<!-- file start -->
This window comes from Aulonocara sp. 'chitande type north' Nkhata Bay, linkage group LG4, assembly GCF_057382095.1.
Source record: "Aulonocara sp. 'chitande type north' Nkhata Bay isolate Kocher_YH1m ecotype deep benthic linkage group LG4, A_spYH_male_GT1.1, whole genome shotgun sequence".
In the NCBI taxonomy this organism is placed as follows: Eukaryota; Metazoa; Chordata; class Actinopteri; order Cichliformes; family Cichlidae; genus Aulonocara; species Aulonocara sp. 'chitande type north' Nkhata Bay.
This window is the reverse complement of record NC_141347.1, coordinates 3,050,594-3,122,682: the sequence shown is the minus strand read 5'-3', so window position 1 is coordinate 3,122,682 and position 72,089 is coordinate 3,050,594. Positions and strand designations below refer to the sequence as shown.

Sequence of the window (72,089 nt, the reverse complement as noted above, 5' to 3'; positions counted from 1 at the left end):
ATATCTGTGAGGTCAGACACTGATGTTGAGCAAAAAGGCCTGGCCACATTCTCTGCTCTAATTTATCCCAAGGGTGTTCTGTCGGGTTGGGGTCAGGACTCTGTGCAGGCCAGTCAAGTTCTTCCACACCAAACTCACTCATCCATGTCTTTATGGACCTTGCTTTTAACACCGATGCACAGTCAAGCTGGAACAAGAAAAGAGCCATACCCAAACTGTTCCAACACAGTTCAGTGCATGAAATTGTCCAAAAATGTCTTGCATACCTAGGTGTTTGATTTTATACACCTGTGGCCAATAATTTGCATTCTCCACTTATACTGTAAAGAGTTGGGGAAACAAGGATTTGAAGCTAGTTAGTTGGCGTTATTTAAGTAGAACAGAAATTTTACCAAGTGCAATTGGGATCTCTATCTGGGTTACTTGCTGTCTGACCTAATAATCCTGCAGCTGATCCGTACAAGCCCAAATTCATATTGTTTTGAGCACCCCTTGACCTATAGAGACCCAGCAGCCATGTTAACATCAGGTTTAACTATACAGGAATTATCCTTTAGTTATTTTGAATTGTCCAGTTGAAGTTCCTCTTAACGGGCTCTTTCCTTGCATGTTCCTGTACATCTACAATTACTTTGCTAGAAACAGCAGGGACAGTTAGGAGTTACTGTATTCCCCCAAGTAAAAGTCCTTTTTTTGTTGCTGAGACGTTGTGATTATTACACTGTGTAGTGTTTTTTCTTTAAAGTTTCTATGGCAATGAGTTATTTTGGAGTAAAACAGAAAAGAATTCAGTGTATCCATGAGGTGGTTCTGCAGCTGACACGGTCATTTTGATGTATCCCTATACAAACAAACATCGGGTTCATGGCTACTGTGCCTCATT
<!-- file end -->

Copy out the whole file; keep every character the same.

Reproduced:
This window comes from Aulonocara sp. 'chitande type north' Nkhata Bay, linkage group LG4, assembly GCF_057382095.1.
Source record: "Aulonocara sp. 'chitande type north' Nkhata Bay isolate Kocher_YH1m ecotype deep benthic linkage group LG4, A_spYH_male_GT1.1, whole genome shotgun sequence".
In the NCBI taxonomy this organism is placed as follows: Eukaryota; Metazoa; Chordata; class Actinopteri; order Cichliformes; family Cichlidae; genus Aulonocara; species Aulonocara sp. 'chitande type north' Nkhata Bay.
This window is the reverse complement of record NC_141347.1, coordinates 3,050,594-3,122,682: the sequence shown is the minus strand read 5'-3', so window position 1 is coordinate 3,122,682 and position 72,089 is coordinate 3,050,594. Positions and strand designations below refer to the sequence as shown.

Sequence of the window (72,089 nt, the reverse complement as noted above, 5' to 3'; positions counted from 1 at the left end):
ATATCTGTGAGGTCAGACACTGATGTTGAGCAAAAAGGCCTGGCCACATTCTCTGCTCTAATTTATCCCAAGGGTGTTCTGTCGGGTTGGGGTCAGGACTCTGTGCAGGCCAGTCAAGTTCTTCCACACCAAACTCACTCATCCATGTCTTTATGGACCTTGCTTTTAACACCGATGCACAGTCAAGCTGGAACAAGAAAAGAGCCATACCCAAACTGTTCCAACACAGTTCAGTGCATGAAATTGTCCAAAAATGTCTTGCATACCTAGGTGTTTGATTTTATACACCTGTGGCCAATAATTTGCATTCTCCACTTATACTGTAAAGAGTTGGGGAAACAAGGATTTGAAGCTAGTTAGTTGGCGTTATTTAAGTAGAACAGAAATTTTACCAAGTGCAATTGGGATCTCTATCTGGGTTACTTGCTGTCTGACCTAATAATCCTGCAGCTGATCCGTACAAGCCCAAATTCATATTGTTTTGAGCACCCCTTGACCTATAGAGACCCAGCAGCCATGTTAACATCAGGTTTAACTATACAGGAATTATCCTTTAGTTATTTTGAATTGTCCAGTTGAAGTTCCTCTTAACGGGCTCTTTCCTTGCATGTTCCTGTACATCTACAATTACTTTGCTAGAAACAGCAGGGACAGTTAGGAGTTACTGTATTCCCCCAAGTAAAAGTCCTTTTTTTGTTGCTGAGACGTTGTGATTATTACACTGTGTAGTGTTTTTTCTTTAAAGTTTCTATGGCAATGAGTTATTTTGGAGTAAAACAGAAAAGAATTCAGTGTATCCATGAGGTGGTTCTGCAGCTGACACGGTCATTTTGATGTATCCCTATACAAACAAACATCGGGTTCATGGCTACTGTGCCTCATT